Week of Service at City – students lend a helping hand in local community

Student volunteers gathered in the surrounding areas of City College to take part in the Week of Service Oct. 20-24. The week long event had volunteers serving meals at the St. Vincent de Paul Village and doing maintenance at Balboa Park.

The Week of Service was started by City College Student Affairs Supervisor Lori Oldham in fall 2013 after a conversation with Denise Whisenhunt, the former dean of and current vice president of student affairs.

In summer 2013, Oldham contacted the City of San Diego Parks and Recreation as well as St. Vincent de Paul to do volunteer work. From there she was able to find locations where students could volunteer at and began the Week of Service in Oct. 2013.

Allie Castellanos, a public relations officer in ASG, is involved with the week long event.

“This is my second semester participating,” said Castellanos. “This time around, I actually picked up the most shifts out of all the time I’ve participated. I’m doing four out of five (days for Week of Service).”

Students have discovered the event through postings throughout campus as well as social media. Not only are students involved, but some faculty as well.

“At first it was just ASG and student clubs, but now students are just finding out about it,” said Oldham.

The volunteers worked in shifts in the morning and afternoon maintaining the park. Each day, a group of volunteers were assigned to a specific part of the park. Before getting started on the tasks, they attended an orientation for safety by a city worker. Volunteers restored the designated spots by picking up trash and removing excess plants.

At St. Vincent de Paul, volunteers worked in the kitchen preparing and serving meals for a great multitude of people.

“On Monday for the first shift we showed up at 6 to 9 a.m. and different people were on the line serving the breakfast,” Castellanos explained. “I was assigned to help prep the lunch, so we were marinating meat and making sandwich lunch bags. You’re feeding hundreds and hundreds of people, so everything’s done in bulk. One person can’t get it done alone so it’s a team process.”

“Seeing that smile on that child’s face in the morning while serving them breakfast, it sometimes can do more for yourself than it can do for that child,” Castellanos shared. “It’s beyond us.”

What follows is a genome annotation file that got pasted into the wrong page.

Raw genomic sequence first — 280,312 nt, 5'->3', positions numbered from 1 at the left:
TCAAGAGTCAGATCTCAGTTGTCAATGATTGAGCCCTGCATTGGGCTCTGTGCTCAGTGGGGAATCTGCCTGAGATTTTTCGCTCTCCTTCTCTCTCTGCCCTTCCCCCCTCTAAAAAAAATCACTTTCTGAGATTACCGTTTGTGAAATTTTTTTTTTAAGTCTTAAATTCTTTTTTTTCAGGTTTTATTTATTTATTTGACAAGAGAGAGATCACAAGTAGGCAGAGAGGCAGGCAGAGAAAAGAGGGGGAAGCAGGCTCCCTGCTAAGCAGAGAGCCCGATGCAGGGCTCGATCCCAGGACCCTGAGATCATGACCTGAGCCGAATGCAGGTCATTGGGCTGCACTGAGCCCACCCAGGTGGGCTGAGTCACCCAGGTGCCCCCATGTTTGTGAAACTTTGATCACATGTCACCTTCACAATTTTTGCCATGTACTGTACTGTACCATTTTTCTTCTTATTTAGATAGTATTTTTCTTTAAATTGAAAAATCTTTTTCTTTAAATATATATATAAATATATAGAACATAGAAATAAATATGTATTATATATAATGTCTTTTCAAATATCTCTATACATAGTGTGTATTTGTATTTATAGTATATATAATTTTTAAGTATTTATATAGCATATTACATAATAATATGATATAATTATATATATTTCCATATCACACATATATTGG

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    MekelNov 3, 2014 at 7:20 pm

    That’s nice! Now if we could figure out how to keep the homeless quiter on the streets. They sure make a lot of noise.

    Their winter shelter in Barrio Logan just opened. That should give a good part of them a warm cot for a while. But why do they make so much noise? People already are aware of them, they don’t need to broadcast their whereabouts at such a loud volume.

    There’s a high amount of registered felons living in the downtown area, meaning the 92101 zip code (they have to register their abodes, zips are important. Check the sites). Are they mixed up with the homeless? This is important and topical, as the registered felons have to keep a roof over their heads, they have to tell their POs where they live at all times or they’ll be violated. So, technically they’re never supposed to be homeless, yet my guess is they use the same opportunities that are supposed to be earmarked for homeless persons. Many of the truly homeless are ex-cons, too, but their crimes might not entail them to have residences at all time. This is topical, as it gives one pause to think what the mission volunteers are in contact with during the day.

    An interesting point. Thank goodness I don’t have to register! I’m not a criminal registrant. I wonder how many ex-cons make it through registration? Not all criminal registration is life long, that’s only penal code criminal registration. Other kinds expire after a certain time period. Hopefully those ex-cons can resume normal lives once their rehabilitation obligations have been satisfied.

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Week of Service at City – students lend a helping hand in local community